I know Euclid's proof of there being infinite number of primes. I want to let my brother (age 15) arrive at that proof by himself. He knows definition of a prime number (number divisible only by 1 and itself).

First when I asked him how many prime numbers are there, he said there must be an infinite number of them. Why? Because it's not possible to know which one is the largest. Why? ... blank.

Then I told him that since larger a number becomes, more numbers are there below it. So chances of a larger number $N$ being divisible by at least one of the $N-2$ numbers increases as $N-2$ larges with $N$. He agreed with this logic.

Then I asked him if he could generate a prime number larger than any two given given primes (and a third constant) using some simple function of them. I was trying to make him arrive at $\text{prime}_1 \times \text{prime}_2 + 1$ formula. I gave him two primes $2$ and $5$ and asked to think of some examples. He summed them -> $7$ is a prime. Then I asked him to use $1$ also, he said $251$ is a prime. Then he got bored.

What approach can I use to intuitively arrive at the proof?

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    $\begingroup$ It is not true that the product of two primes plus one is a prime! For example, $3*5+1 =16$, which is not prime. It is also not true that the product of the first $n$ primes plus $1$ is prime. This is a common misconception about Euclid's proof. See mathoverflow.net/questions/11398/… $\endgroup$ Jul 25, 2014 at 16:50
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    $\begingroup$ You should ask Euclid how he came up with it in the first place. Probably no big deal. $\endgroup$ Nov 24, 2015 at 14:36
  • $\begingroup$ It's worth noting that this isn't the only natural place to arrive for a proof that there are infinitely many primes. One which seems intuitive to me is that every number is divisible by a prime. $\frac{1}2$ of them are divisible by $2$. Then $\frac{1}3$ of the remaining ones are divisible by $3$. Then $\frac{1}5$ of the remaining ones are divisible by $5$. But we can't exhaust every number by taking a fraction of the remaining numbers repeatedly. (Though, admittedly, this proof is considerably harder to formalize) $\endgroup$ Nov 27, 2015 at 17:35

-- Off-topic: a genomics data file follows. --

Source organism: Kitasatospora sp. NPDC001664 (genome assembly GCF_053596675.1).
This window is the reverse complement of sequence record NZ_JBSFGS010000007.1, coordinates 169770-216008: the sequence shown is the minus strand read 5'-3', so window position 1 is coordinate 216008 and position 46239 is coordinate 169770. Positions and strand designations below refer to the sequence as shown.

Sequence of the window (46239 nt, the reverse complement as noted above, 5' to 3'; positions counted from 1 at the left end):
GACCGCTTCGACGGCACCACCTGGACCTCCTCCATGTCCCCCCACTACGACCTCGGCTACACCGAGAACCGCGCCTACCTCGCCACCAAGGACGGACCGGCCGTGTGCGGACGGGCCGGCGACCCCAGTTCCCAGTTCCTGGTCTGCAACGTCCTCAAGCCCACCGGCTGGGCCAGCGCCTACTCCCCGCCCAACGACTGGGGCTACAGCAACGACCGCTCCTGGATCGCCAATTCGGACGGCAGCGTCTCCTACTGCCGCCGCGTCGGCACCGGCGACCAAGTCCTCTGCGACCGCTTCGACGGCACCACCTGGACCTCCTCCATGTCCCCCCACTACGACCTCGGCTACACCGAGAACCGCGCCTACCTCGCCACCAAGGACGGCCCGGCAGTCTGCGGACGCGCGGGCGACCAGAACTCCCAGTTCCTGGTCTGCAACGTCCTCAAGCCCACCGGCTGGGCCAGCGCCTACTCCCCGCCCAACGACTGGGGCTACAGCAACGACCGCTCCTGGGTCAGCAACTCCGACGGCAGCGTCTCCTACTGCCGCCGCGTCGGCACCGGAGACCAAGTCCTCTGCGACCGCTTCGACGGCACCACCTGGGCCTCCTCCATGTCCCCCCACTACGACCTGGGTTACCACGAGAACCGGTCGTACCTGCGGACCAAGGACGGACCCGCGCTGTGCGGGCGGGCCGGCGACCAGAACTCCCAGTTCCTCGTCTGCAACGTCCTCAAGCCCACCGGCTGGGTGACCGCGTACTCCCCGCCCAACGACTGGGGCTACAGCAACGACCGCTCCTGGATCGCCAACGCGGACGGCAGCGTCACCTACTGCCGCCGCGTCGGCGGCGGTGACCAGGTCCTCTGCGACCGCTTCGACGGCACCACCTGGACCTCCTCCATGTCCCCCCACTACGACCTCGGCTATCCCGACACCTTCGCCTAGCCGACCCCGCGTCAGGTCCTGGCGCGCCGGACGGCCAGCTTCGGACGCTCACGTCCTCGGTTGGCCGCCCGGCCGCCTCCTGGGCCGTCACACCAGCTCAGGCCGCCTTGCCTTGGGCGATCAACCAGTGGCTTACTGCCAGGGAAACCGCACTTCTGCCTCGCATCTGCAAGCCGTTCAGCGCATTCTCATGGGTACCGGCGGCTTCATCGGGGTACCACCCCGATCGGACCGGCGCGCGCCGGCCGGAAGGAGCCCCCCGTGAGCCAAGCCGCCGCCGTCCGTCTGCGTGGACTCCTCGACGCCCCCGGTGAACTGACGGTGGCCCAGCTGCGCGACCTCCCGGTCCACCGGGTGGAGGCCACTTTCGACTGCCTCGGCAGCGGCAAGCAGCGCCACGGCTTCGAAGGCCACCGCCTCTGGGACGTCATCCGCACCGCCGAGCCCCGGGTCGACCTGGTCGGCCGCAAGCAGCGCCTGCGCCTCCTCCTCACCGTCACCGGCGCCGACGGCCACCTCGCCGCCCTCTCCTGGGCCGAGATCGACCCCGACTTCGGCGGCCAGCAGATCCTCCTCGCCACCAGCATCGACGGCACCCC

• $\begingroup$ One major point is that the demonstration uses proof by contradiction. If someone has never seen, used, practiced, or had explained proof by contradiction, then they are enormously unlikely to invent this entire method of proof on their own. Even when I lay out a complete proof by contradiction to my college algebra students it's the thing that they're most likely to complain about as hurting their brains. $\endgroup$ Dec 3, 2015 at 22:37

4 Answers 4


It might not be possible to get your brother to arrive at the proof himself, no matter how much you scaffold it. ("You can lead a horse to water" and all that.) If he's into maths and appreciates a good proof, you might get the desired enthusiasm by just showing him the proof!

That said, here's an idea. Forget primes for a moment, and think about divisibility. If you multiply several numbers together (where all are greater than 1), and then add 1, is the result divisible by any of them? No. Why not? Because you'll always have that 1 you added as the remainder!

So, the challenge for your brother. You've got "all of the primes". We know that every number greater than 1 is either prime, or is divisible by (a unique list of) primes. But using what we just did, is it possible to make a number that can't be divided by any of our prime numbers?

Euclid's proof: multiply "all of the primes" together and add 1. So either the fundamental theorem of arithmetic is wrong (oh horror!), or our list of "all the primes" must be missing at least one prime number. And since this goes for any finite list that claims to contain "all the primes", there must be infinitely many primes. QED.

(He does know the unique factorisation theorem, right? I'm just checking, because you pretty much need to be aware of it to tackle Euclid's proof.)

  • $\begingroup$ In the last paragraph, do you mean Euclid or Euler? $\endgroup$ Nov 22, 2015 at 11:18
  • $\begingroup$ @JoonasIlmavirta: Oops. Fixed. $\endgroup$ Nov 24, 2015 at 9:35
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    $\begingroup$ I don't think Euclid's proof needs the unique factorization theorem. It needs that every integer greater than $1$ has a prime factor, but I don't think it needs any more than that. $\endgroup$ Nov 24, 2015 at 9:44